# How find this sum $\sum\limits_{n=0}^{\infty}\frac{1}{(3n+1)(3n+2)(3n+3)}$

Find this sum

$$I=\sum_{n=0}^{\infty}\dfrac{1}{(3n+1)(3n+2)(3n+3)}$$

My try: let

$$f(x)=\sum_{n=0}^{\infty}\dfrac{x^{3n+3}}{(3n+1)(3n+2)(3n+3)},|x|\le 1$$

then we have $$f^{(3)}(x)=\sum_{n=0}^{\infty}x^{3n}=\dfrac{1}{1-x^3}$$ then we find the $f(x)$,Following is very ugly(can you someone can post your follow solution,) have other simple methods? Thank you very much.

• Generally speaking, $$\sum_{n=1}^\infty\frac1{(n+a)(n+b)(n+c)}=-\frac{\psi^{(0)}(a)\cdot(-b+c)+\psi^{(0)}(b)\cdot(-c+a)+\psi^{(0)}(c)\cdot(-a+b)}{(a-b)(b-c)(c-a)}$$ where $$\psi^{(0)}(t)=H_{t-1}-\gamma\qquad\qquad;\qquad\qquad H_t=\int_0^1\frac{1-x^t}{1-x}dx$$ In this case, $a=\frac13$ , $b=\frac23$ , $c=1$. Nov 19 '13 at 13:01
• Is this formula has any name? why dont you post this as a solution? Nov 19 '13 at 13:46
• this problem is from comption,so I think this methods some student don't know,Thank you Nov 19 '13 at 13:48
• I think the integrations are all very doable. If I have time, I will detail them and produce the result. Nov 19 '13 at 13:56
• Oh,@RonGordon Thank you,I have wait you, I fell this integral is very ugly. Nov 19 '13 at 14:03

Your try is excellent... Note that $f(0)=f'(0)=f''(0)=0$ hence $$f(1)=\int_0^1f'(x)\,\mathrm dx=\int_0^1\int_0^xf''(y)\,\mathrm dy\,\mathrm dx=\int_0^1\int_0^x\int_0^yf'''(z)\,\mathrm dz\,\mathrm dy\,\mathrm dx,$$ that is, $$2f(1)=\int_0^1(1-z)^2f'''(z)\,\mathrm dz=\int_0^1\frac{1-z}{1+z+z^2}\,\mathrm dz.$$ The rest is routine. The change of variable $2z+1=\sqrt3t$ yields $$2f(1)=\int_{1/\sqrt3}^\sqrt3\frac{\sqrt3-t}{1+t^2}\,\mathrm dt=\left[\sqrt3\arctan t-\frac12\log(1+t^2)\right]_{1/\sqrt3}^\sqrt3.$$ Note that $\arctan\sqrt3=\pi/3$ and $\arctan1/\sqrt3=\pi/6$, hence $$2f(1)=\sqrt3\cdot\left(\frac\pi3-\frac\pi6\right)-\frac12\log4+\frac12\log\frac43,$$ that is, $$f(1)=\frac14\left[\frac\pi{\sqrt3}-\log3\right]\approx0.1788.$$ Second method: The rational fraction is such that $$\frac2{(3n+1)(3n+2)(3n+3)}=\frac1{3n+1}-\frac2{3n+2}+\frac1{3n+3},$$ hence $$2f(x)=x^2g_1(x)-2xg_2(x)+g_3(x),\qquad g_k(x)=\sum_{n\geqslant0}\frac{x^{3n+k}}{3n+k}.$$ Thus, for each $k$, $$g'_k(x)=\sum_{n\geqslant0}x^{3n+k-1}=\frac{x^{k-1}}{1-x^3}.$$ Since $g'_k(0)=0$ for every $k\geqslant1$, this yields $$2f(x)=x^2\int_0^x\frac{1}{1-t^3}\mathrm dt-2x\int_0^x\frac{t}{1-t^3}\mathrm dt+\int_0^x\frac{t^2}{1-t^3}\mathrm dt.$$ The change of variable $t=xu$ yields $$2f(x)=x^3\int_0^1\frac{1}{1-x^3u^3}(1-2u+u^2)\mathrm du,$$ that is, $$2f(x)=x^3\int_0^1\frac{1-u}{1-xu}\frac{1-u}{1+xu+x^2u^2}\mathrm du.$$ When $x\to1$, one obtains once again $$2f(1)=\int_0^x\frac{1-u}{1+u+u^2}\mathrm du.$$ More generally, for every integer $k\geqslant2$, $$\sum_{n\geqslant0}\frac{(k-1)!}{(kn+1)(kn+2)\cdots(kn+k)}=\int_0^1\frac{(1-u)^{k-2}}{1+u+\cdots+u^{k-1}}\,\mathrm du.$$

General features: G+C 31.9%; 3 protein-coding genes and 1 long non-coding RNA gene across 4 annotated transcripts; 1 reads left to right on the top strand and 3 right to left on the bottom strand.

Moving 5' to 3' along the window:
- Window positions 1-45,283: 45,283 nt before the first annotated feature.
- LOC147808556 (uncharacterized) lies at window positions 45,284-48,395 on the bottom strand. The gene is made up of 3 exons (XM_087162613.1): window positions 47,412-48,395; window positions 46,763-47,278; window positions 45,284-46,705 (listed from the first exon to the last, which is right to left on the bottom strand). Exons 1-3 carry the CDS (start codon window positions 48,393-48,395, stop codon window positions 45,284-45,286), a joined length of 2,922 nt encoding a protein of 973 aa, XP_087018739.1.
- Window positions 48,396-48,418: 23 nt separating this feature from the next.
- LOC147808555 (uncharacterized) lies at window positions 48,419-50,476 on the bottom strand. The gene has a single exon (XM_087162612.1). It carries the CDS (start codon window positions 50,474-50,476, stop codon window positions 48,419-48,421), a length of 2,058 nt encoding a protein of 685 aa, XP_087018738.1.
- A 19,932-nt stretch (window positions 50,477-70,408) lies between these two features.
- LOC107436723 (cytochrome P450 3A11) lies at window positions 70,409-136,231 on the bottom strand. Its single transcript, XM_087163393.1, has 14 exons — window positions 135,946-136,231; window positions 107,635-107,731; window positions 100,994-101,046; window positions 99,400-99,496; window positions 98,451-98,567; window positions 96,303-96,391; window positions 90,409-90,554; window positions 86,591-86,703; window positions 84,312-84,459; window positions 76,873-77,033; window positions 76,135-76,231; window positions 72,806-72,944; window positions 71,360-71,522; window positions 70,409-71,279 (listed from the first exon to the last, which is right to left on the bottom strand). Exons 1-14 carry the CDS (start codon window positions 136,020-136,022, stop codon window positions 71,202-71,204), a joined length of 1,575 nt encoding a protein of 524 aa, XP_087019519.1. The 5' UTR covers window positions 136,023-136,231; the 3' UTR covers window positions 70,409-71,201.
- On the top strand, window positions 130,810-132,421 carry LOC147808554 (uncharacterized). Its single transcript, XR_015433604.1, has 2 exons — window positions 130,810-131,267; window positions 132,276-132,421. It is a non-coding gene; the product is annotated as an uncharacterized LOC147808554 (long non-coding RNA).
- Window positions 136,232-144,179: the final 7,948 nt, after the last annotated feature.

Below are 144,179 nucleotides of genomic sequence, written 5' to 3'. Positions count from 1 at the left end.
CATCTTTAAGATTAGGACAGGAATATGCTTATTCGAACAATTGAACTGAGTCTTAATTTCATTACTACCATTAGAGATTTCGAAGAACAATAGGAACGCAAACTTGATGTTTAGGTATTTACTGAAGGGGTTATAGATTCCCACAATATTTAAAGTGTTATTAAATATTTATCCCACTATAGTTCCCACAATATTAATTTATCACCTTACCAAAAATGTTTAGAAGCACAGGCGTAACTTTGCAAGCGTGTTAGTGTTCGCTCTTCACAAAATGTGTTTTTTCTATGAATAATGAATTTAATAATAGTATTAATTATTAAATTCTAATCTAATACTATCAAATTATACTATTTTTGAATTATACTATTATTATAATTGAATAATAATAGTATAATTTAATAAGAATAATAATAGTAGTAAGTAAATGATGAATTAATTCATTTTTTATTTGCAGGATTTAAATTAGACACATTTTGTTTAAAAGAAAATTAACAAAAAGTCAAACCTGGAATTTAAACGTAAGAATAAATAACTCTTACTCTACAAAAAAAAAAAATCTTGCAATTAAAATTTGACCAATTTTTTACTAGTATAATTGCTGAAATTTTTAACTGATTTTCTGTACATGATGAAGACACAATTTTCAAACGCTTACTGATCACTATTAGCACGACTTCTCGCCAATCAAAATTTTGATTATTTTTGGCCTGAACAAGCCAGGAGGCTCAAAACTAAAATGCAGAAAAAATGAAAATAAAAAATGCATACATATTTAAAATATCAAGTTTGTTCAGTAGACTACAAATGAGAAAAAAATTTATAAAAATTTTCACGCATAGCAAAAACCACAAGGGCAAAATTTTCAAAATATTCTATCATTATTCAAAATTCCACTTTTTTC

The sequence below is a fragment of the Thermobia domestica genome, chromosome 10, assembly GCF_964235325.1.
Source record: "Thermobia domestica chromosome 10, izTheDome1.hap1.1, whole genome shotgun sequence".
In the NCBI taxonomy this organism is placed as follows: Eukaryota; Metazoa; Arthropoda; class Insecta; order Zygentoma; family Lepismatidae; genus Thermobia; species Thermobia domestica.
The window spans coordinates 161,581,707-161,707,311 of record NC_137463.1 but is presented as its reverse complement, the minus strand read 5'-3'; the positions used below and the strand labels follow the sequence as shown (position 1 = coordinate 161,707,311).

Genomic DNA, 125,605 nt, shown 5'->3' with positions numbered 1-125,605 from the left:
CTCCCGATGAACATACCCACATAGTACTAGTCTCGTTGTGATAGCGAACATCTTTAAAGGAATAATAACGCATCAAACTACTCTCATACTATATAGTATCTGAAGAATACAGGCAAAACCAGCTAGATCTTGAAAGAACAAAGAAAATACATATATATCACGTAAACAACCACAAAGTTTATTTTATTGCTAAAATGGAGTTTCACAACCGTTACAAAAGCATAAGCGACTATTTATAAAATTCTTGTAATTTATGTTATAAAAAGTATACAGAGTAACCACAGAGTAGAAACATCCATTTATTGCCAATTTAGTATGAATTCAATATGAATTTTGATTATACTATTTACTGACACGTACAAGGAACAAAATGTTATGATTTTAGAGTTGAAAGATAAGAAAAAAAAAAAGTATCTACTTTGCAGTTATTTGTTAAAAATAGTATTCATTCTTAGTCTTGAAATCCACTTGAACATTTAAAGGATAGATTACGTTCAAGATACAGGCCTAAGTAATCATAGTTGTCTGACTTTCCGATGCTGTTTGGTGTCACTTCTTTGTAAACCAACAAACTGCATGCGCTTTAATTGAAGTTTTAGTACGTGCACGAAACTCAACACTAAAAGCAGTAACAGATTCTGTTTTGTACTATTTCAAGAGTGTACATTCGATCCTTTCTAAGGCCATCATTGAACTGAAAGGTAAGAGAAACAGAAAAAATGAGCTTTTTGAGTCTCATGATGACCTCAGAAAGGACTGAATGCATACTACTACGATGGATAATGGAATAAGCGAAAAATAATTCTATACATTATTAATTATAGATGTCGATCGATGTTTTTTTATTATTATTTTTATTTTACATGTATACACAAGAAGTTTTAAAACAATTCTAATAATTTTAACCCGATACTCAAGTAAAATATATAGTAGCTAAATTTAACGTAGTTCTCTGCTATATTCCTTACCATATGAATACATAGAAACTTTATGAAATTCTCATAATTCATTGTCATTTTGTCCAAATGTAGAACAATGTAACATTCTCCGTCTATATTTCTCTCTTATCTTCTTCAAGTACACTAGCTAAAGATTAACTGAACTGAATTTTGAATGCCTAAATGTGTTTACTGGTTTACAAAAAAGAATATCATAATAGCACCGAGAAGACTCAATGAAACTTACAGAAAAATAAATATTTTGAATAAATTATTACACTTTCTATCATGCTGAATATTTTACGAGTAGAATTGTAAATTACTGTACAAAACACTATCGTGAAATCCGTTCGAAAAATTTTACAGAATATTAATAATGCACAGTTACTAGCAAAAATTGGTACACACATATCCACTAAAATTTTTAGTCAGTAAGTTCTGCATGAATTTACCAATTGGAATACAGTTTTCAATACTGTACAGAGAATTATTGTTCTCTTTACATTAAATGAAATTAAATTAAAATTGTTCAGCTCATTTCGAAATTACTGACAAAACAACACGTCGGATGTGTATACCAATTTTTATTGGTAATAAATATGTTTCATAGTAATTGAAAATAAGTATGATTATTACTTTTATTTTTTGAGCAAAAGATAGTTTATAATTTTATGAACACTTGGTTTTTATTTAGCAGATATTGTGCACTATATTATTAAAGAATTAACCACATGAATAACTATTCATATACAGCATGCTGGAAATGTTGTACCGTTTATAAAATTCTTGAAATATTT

• This is nice methods,+1,and I think this sum have other nice methos Nov 19 '13 at 15:52
• You might want to simplify $$\frac{(1-u)^{k-2}}{\sum_{i=0}^{k-1}u^i}=\frac{(1-u)^{k-2}}{\frac{1-u^k}{1-u}}= \frac{(1-u)^{k-1}}{1-u^k}$$ Nov 19 '13 at 19:11
• @Tim.Ratigan Thanks for your comment. This does not seem to be a simplification but introduces a (false) singularity at $u=1$.
– Did
Nov 19 '13 at 19:33
• I considered this, but the integral can be considered to limit at $1-\epsilon$ for $\epsilon>0$ arbitrarily close to $0$, which removes the problem of the undefined point. In any case, L'hopital indicates that $\lim_{u\to 1} \frac{(1-u)^{k-1}}{1-u^k}=0$ Nov 19 '13 at 21:55
• In the first displayed equation for your second method, the denominators on the right hand side should be $3n+1$, etc., not $n+1$, etc. Nov 19 '13 at 22:02

We all know that sums of the form $\displaystyle{\sum\frac1{(n+a)(n+b)}}$ or $\displaystyle{\sum\frac1{(n+a)(n+b)(n+c)}}$ etc., are telescopic in nature, and solving them is trivial: for integer values of a, b, and c, that is ! But what if a, b, and c are not integers? What then? Suddenly, things aren't so simple and trivial anymore, and the formerly banal and deceitfully tame-looking problem takes on whole new twist, gaining entirely unexpected dimensions of depth, meaning, and insight. The key, when dealing with such surprising turns of events, is to just take a step back, and try to parse or rephrase the older, well-worn solution in terms which might prove useful or relevant to circumventing the obstacles raised by the newly-encountered situation.

For instance, it is by no means difficult to show that $\displaystyle{\sum_{n=1}^\infty\frac1{(n+a)(n+b)}}=\frac{H_a-H_b}{a-b}$ , or that $$\sum_{n=1}^\infty\frac1{(n+a)(n+b)(n+c)}=\frac{(a-b)\cdot H_c\ +\ (b-c)\cdot H_a\ +\ (c-a)\cdot H_b}{(a-b)(b-c)(c-a)}$$ for natural values of a, b, c. Indeed, the user Random Variable has already proved it on this thread, though I now realize that my initial formula is slightly mistaken, in the sense that either the sum should begin at $0$, with the $\gamma$ present, or at $1$, with the $\gamma$ absent. Now, the whole question becomes how to redefine $H_m$ , so as to be able to extend its meaning to non-natural arguments. For natural arguments, we have the well-known formula $H_m=\displaystyle\sum_{k=1}^m\frac1k$ . Now, let us take the simple function $f_k(x)=\displaystyle\frac{x^k}k$ , and notice that $f_k'(x)=x^{k-1}$ . And since we know that $\displaystyle{\sum_{k=1}^mx^{k-1}=\frac{1-x^m}{1-x}}$ , this finally allows us to conclude that $\displaystyle{H_m=\int_0^1\frac{1-x^m}{1-x}dx}$ , which, unlike the previous formula, can easily be extended to non-natural arguments as well. This has already been done by Euler two and a half centuries ago, so it's hardly new territory. Now, in our case, $\{a,b,c\}=\left\{\frac13,\frac23,1\right\}$ , and the value of $H_1$ is $1$, so all that's left to do is to compute $H_\frac13$ and $H_\frac23$ using the above formula, since $$\sum_{n=0}^\infty\frac1{(3n+1)(3n+2)(3n+3)}=\frac16+\frac1{27}\cdot\sum_{n=1}^\infty\frac1{\left(n+\frac13\right)\left(n+\frac23\right)(n+1)}$$

$$H_\frac13=\int_0^1\frac{1-\sqrt[3]x}{1-x}dx=\int_0^1\frac{1-t}{1-t^3}d\left(t^3\right)=\int_0^1\frac1{1+t+t^2}d\left(t^3\right)=\int_{\sqrt[3]0}^{\sqrt[3]1}\frac{3\,t^2}{1+t+t^2}dt=$$